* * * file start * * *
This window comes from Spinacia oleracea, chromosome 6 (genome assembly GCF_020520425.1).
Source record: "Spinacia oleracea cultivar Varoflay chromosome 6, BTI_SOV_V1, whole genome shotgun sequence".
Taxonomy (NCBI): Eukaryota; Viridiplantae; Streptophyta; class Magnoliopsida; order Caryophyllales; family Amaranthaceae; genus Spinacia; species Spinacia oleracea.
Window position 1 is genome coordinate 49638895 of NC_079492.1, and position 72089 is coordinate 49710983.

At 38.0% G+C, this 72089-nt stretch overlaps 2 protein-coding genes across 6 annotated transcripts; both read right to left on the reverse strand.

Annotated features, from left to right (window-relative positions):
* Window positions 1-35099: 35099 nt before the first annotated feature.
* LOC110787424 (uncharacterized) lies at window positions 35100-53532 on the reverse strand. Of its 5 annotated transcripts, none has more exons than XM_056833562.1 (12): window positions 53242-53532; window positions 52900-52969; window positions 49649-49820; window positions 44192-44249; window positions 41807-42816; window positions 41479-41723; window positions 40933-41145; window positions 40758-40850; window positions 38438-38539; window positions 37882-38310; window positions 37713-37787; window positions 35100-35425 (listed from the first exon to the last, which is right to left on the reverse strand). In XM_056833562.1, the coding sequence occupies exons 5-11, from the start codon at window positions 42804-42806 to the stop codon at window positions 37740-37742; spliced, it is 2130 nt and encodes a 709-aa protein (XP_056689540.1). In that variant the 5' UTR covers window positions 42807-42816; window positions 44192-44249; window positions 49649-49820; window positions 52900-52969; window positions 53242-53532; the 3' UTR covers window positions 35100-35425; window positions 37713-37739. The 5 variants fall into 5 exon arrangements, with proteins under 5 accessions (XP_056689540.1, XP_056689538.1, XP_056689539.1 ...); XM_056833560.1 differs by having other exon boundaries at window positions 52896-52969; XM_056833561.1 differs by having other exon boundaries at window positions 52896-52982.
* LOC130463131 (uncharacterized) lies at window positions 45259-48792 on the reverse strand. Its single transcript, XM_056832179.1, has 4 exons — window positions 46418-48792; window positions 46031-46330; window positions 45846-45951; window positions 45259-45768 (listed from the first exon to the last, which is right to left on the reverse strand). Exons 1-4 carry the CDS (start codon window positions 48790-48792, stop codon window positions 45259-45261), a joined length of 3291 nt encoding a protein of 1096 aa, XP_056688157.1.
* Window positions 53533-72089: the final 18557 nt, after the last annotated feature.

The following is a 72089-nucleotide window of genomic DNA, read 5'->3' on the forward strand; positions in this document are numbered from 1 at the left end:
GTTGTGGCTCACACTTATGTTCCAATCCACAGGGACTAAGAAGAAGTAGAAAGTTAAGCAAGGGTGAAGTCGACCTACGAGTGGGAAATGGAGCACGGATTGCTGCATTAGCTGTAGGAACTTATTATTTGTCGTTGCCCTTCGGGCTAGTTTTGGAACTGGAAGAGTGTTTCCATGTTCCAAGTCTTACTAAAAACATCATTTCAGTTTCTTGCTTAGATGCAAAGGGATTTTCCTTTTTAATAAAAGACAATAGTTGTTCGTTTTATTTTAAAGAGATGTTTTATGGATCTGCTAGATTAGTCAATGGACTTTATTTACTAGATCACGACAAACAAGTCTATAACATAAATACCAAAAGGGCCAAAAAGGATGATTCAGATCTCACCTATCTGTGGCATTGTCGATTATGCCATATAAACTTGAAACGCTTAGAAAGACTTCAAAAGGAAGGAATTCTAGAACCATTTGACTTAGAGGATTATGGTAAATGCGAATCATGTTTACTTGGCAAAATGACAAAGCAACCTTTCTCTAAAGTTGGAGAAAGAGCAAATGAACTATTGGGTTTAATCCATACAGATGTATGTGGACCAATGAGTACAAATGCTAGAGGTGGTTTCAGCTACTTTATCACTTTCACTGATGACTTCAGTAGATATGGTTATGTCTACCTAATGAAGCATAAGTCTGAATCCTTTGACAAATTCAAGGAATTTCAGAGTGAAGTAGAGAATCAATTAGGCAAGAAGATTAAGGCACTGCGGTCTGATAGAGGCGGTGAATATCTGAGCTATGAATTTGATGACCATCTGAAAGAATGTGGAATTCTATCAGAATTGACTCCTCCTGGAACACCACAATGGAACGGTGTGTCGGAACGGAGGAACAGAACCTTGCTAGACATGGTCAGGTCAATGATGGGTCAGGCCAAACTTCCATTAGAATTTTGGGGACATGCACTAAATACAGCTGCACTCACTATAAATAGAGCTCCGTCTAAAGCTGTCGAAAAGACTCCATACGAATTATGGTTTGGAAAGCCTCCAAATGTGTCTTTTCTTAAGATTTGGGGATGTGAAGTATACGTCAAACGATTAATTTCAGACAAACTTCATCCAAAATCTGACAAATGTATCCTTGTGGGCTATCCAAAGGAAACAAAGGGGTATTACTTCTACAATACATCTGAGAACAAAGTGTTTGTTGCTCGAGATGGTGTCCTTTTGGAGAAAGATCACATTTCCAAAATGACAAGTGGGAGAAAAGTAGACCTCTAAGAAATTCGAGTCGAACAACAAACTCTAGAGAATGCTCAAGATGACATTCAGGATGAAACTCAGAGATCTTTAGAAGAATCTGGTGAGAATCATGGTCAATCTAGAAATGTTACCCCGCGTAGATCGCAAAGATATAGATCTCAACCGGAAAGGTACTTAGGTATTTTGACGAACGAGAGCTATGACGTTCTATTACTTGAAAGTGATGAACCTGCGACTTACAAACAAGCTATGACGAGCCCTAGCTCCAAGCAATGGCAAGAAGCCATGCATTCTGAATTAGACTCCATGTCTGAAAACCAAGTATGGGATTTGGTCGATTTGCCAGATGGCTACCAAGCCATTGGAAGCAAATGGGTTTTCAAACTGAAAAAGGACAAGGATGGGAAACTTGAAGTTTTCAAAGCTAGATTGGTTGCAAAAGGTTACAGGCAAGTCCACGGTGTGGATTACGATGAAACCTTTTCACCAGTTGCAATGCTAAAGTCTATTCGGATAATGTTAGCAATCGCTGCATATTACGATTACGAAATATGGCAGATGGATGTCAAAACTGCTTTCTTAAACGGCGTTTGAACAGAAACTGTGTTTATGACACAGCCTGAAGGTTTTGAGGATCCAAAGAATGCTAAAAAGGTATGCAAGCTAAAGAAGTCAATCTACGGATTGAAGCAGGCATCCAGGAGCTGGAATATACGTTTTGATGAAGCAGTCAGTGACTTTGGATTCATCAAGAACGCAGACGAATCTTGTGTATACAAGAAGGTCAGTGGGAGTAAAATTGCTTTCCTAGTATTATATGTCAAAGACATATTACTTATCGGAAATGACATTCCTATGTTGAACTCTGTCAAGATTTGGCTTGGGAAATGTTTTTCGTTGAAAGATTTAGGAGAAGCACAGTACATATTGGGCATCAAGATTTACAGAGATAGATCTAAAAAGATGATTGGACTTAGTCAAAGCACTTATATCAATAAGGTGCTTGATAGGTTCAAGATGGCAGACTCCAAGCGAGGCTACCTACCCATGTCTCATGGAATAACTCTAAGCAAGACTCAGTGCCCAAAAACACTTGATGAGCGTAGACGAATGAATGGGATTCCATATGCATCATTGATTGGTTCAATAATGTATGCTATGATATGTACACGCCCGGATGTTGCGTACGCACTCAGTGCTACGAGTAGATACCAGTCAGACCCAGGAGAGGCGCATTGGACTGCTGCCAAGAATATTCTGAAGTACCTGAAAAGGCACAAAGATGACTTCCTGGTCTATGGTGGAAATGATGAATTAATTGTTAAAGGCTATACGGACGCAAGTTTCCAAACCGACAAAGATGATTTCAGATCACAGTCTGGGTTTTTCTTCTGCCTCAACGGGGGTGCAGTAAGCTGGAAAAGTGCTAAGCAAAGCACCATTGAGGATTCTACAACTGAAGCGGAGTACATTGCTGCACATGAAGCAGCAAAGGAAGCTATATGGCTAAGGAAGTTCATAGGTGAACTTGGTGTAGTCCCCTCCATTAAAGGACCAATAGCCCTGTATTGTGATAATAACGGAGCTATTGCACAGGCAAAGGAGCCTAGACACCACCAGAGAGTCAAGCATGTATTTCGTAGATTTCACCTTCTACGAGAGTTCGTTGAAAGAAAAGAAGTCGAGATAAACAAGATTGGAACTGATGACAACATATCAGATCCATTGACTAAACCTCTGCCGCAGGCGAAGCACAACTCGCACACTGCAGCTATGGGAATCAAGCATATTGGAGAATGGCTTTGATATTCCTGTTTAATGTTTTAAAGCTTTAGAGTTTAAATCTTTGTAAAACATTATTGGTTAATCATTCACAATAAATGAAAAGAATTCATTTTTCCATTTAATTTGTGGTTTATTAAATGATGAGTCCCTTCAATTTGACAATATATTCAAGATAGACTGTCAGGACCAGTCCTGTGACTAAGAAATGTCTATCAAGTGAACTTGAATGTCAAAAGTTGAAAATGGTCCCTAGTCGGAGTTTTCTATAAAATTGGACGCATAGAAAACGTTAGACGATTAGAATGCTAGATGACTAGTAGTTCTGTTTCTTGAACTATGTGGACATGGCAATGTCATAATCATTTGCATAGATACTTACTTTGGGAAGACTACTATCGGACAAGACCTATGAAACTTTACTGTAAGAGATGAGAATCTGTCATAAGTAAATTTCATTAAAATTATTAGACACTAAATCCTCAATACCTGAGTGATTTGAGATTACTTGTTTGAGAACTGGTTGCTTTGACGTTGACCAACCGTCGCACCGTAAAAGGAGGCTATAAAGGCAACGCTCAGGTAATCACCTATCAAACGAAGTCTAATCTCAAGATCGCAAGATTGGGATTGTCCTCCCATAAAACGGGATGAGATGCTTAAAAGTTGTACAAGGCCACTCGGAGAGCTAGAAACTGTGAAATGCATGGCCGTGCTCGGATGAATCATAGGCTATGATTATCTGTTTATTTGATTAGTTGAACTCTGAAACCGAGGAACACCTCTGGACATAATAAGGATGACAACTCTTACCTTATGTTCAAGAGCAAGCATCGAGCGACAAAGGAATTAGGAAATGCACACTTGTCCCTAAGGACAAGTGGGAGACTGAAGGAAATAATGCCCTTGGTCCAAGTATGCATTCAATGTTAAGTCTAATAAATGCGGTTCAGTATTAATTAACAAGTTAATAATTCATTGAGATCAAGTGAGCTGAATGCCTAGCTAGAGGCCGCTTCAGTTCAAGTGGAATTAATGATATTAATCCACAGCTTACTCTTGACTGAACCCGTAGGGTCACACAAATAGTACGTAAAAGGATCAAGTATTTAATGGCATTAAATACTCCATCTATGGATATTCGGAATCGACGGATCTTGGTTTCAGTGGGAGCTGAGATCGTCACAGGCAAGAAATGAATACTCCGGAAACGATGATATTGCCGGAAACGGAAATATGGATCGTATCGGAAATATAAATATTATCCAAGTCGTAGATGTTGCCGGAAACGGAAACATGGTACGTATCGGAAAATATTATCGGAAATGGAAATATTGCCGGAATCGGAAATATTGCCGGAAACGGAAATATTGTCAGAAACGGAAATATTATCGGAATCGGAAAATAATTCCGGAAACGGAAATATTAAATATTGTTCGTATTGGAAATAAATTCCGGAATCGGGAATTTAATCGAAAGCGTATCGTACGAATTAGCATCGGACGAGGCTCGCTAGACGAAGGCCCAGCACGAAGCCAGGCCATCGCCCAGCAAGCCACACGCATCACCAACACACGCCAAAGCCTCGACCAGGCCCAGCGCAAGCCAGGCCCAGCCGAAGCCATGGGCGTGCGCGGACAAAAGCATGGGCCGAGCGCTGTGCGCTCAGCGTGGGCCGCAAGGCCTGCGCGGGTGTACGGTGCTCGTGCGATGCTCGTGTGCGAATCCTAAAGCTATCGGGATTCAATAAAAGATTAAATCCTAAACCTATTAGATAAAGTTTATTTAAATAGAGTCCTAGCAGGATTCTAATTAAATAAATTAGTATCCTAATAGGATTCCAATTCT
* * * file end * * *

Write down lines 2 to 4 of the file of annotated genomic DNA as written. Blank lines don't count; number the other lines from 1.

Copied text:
Source record: "Spinacia oleracea cultivar Varoflay chromosome 6, BTI_SOV_V1, whole genome shotgun sequence".
Taxonomy (NCBI): Eukaryota; Viridiplantae; Streptophyta; class Magnoliopsida; order Caryophyllales; family Amaranthaceae; genus Spinacia; species Spinacia oleracea.
Window position 1 is genome coordinate 49638895 of NC_079492.1, and position 72089 is coordinate 49710983.